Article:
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Telephoto Lens Tips

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#1 GSqwid

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Posted 14 November 2019 - 09:30 PM

I've had some luck with my 5DIII attached to my C8, but would like to try imaging with something shorter and faster.  I'd like to experiment a bit before investing in another scope, so for now I'm thinking of using my Sigma 150-600C lens.  I know a fast refractor (or even a better lens) would be a better choice, but I'm thinking it should be suitable for some basic trial and error.  

 

Is there anyone who has experience with that lens, or long telephotos in general, that has suggestions on how best to image?  I'm also curious what targets are best to start with?  My camera is unmodded, I don't have any filters for the Sigma, and I'll be shooting from suburban to urban skies.  Therefore I don't want to go after something really dim or that wouldn't show up well with my "conventional" setup.  Eventually I plan to either mod my 5DIII when I upgrade (or get a CCD) but for now it does double duty.

 

Thanks for any advice!



#2 JDShoots

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Posted 15 November 2019 - 07:36 PM

Sometimes I think you are better not knowing what you can't do.   The more I read, the more I hear that I shouldn't bother with my 500mm on an un-mod'ed camera without guiding.   I would say use what you have and see what you get.  You can only loose three or four hours of time on a target or on the flip side, maybe you will like the results.  I just started learning about astrophotography 3 months ago because I bought an old 500mm f4 manual focus lens for wildlife photography.  I figured I could shoot the moon and then learned it's not a bad focal length for DSOs too.   So then I got a German equatorial mount for this.  I also have a 300 f4 that's a beautiful lens and tried that too.   One day with the right target I'll take out the 180 f2.8.  You have a sigma zoom, you could have better glass, but this is what you can take out back today, do it.  

I don't know where you are to say what you should shoot, but I am starting with the big and the bright from my vantage point and in the last three months despite the moon and the clouds, I've take a half dozen images.   Get out and try it, I figure a few extra hours on the target will hide some of the limitations of the setup.   

I'd also recommend a dew heater, and a Bahtinov Focusing Mask, maybe a rain sleeve and another dovetail to attach it all too your mount.  

 

These are generally about 2 - 3 hours of total integration time for each image and the subs are 60 seconds each f5 or 5.6 @ an ISO of 200-400.

of course 60" @ 500mm will require adequate polar alignment and tracking or a guided mount.  

 

M31 with the 300, my first.  

original.jpg

 

 

M33 with the 500

original.jpg

 

M45 with the 500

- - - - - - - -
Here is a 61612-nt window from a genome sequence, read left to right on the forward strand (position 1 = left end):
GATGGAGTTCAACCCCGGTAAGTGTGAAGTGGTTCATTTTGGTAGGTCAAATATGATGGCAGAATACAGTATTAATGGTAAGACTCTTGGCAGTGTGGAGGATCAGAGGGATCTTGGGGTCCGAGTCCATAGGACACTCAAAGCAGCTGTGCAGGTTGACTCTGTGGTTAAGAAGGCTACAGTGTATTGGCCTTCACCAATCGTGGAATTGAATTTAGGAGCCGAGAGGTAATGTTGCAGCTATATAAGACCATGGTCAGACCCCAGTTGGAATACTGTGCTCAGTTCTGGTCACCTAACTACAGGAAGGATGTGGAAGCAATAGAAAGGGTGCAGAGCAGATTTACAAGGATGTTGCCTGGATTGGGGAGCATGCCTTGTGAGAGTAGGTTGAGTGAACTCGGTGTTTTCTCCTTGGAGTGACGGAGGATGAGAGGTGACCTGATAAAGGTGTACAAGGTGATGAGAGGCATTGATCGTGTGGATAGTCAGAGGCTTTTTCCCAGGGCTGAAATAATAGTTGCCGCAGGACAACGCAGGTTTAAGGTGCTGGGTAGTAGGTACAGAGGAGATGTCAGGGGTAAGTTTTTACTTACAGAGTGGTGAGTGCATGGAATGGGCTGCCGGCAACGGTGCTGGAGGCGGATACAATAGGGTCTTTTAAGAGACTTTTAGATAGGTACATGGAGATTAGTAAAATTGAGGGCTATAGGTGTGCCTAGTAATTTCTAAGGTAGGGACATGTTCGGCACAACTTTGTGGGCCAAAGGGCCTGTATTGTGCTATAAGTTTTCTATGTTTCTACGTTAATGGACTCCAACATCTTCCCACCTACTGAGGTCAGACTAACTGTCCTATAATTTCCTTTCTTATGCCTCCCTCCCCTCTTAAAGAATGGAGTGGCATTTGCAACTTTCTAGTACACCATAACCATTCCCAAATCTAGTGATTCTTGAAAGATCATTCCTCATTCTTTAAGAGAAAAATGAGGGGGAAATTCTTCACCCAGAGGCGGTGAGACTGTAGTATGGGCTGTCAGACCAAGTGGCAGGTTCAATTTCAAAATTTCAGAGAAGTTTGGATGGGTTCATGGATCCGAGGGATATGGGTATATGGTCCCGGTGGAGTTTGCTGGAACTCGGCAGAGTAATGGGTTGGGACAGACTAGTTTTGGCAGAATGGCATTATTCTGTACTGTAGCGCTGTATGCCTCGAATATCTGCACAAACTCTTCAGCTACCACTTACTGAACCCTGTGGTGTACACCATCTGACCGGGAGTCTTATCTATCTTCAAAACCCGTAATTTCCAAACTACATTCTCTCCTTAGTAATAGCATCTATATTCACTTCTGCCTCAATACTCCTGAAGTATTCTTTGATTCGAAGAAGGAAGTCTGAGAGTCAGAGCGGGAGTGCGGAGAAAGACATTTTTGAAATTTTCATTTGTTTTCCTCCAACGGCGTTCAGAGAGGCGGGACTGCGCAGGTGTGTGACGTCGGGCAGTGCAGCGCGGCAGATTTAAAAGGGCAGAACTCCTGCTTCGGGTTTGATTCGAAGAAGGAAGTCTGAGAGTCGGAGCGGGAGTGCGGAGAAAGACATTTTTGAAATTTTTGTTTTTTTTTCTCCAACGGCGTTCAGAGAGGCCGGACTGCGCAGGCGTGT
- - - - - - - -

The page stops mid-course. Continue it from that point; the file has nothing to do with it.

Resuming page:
original.jpg

 

M31 with the 500

original.jpg

 

The Heart Nebula with the 300

original.jpg

 

And an honorable mention, my M101 w/NGC 5474 and NGC 5422

I think I ended up in the trees after only an hour and a half on this one.  

original.jpg

 


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#3 Kendahl

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Posted 15 November 2019 - 07:48 PM

.... the subs are 60 seconds each f5 or 5.6 @ an ISO of 200-400.

With an f/5.6 lens and 60 second subexposures, I find I need an ISO of 6400 to get the histogram off the bottom end of the range.



#4 JDShoots

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Posted 15 November 2019 - 07:54 PM

With an f/5.6 lens and 60 second subexposures, I find I need an ISO of 6400 to get the histogram off the bottom end of the range.

Yeah you probably would if you planned on going up to 25 - 30% from the left.   But I haven't really bothered with that since my first M31 up top.   That was ISO 2000.   Since then I leave it at 400 except for the Plieades, that I dropped to 200 because those stars were so bright.  



#5 GSqwid

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Posted 15 November 2019 - 09:42 PM

Sometimes I think you are better not knowing what you can't do.   The more I read, the more I hear that I shouldn't bother with my 500mm on an un-mod'ed camera without guiding.   I would say use what you have and see what you get.  You can only loose three or four hours of time on a target or on the flip side, maybe you will like the results.  I just started learning about astrophotography 3 months ago because I bought an old 500mm f4 manual focus lens for wildlife photography.  I figured I could shoot the moon and then learned it's not a bad focal length for DSOs too.   So then I got a German equatorial mount for this.  I also have a 300 f4 that's a beautiful lens and tried that too.   One day with the right target I'll take out the 180 f2.8.  You have a sigma zoom, you could have better glass, but this is what you can take out back today, do it.